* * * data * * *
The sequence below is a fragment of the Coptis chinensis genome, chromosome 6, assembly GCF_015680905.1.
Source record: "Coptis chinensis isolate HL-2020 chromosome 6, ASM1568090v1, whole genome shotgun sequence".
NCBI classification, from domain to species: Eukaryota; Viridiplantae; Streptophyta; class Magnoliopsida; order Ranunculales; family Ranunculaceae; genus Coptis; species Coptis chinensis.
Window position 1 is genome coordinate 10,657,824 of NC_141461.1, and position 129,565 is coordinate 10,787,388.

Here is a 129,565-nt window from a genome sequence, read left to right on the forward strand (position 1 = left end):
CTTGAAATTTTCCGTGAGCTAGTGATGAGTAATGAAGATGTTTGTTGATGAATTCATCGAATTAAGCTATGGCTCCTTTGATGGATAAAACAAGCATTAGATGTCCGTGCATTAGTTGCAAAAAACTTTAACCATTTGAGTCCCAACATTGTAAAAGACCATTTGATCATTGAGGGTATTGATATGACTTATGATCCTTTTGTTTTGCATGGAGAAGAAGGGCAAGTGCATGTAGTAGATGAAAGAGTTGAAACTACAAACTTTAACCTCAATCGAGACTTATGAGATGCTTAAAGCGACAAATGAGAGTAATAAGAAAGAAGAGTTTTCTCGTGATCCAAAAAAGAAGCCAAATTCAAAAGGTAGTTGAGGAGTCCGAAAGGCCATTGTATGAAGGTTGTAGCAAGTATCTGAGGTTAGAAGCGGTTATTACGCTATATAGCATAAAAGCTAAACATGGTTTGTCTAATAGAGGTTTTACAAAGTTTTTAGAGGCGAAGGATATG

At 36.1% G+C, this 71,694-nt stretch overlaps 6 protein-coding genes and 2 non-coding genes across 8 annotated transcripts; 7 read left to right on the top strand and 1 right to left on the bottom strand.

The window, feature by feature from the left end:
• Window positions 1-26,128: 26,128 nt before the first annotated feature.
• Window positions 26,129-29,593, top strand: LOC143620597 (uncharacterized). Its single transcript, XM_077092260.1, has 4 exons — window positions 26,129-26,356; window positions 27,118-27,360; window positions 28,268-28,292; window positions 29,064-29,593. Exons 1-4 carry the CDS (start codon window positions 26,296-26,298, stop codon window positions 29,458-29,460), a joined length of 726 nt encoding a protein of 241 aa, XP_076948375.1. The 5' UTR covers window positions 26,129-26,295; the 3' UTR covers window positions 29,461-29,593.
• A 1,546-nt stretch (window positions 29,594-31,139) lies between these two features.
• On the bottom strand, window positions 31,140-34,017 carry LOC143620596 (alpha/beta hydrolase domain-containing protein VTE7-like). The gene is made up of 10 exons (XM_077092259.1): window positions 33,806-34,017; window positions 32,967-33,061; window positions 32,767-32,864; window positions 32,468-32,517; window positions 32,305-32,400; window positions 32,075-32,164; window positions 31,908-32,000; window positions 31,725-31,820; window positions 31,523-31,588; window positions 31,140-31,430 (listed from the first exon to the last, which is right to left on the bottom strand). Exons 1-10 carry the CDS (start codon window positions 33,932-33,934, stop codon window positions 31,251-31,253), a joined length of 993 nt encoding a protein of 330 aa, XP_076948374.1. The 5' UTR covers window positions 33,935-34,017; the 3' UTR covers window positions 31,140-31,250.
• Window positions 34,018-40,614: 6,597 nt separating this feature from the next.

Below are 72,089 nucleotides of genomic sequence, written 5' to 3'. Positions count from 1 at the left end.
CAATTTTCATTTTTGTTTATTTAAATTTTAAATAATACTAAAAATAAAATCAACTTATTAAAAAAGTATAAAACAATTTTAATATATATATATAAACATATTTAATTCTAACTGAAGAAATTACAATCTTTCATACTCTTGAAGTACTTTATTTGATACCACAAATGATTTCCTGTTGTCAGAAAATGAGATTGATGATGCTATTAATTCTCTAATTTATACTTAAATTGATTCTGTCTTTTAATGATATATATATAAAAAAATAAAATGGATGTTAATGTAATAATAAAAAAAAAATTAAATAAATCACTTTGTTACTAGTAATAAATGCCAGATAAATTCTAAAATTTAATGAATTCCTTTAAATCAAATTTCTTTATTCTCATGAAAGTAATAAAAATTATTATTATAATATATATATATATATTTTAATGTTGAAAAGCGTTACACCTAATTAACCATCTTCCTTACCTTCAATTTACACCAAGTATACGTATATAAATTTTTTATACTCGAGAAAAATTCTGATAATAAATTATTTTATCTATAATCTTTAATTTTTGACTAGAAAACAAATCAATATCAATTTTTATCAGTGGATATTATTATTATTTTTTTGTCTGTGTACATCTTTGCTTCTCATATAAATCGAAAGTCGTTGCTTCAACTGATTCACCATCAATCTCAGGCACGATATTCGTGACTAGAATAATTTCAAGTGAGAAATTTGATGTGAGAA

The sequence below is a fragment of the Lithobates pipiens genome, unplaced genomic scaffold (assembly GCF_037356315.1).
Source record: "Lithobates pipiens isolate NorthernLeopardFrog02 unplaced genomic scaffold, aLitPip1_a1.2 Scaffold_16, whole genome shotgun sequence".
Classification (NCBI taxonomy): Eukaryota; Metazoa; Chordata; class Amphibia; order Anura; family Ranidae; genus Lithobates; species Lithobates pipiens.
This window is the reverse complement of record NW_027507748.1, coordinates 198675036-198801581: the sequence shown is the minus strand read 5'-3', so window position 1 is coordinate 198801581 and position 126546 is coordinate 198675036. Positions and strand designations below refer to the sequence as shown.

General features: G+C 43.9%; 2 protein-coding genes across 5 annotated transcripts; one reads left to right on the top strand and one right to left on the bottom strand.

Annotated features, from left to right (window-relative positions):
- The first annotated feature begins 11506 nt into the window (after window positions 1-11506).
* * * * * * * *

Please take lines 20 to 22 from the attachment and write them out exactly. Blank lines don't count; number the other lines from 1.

General features: G+C 43.9%; 2 protein-coding genes across 5 annotated transcripts; one reads left to right on the top strand and one right to left on the bottom strand.

Annotated features, from left to right (window-relative positions):
- The first annotated feature begins 11506 nt into the window (after window positions 1-11506).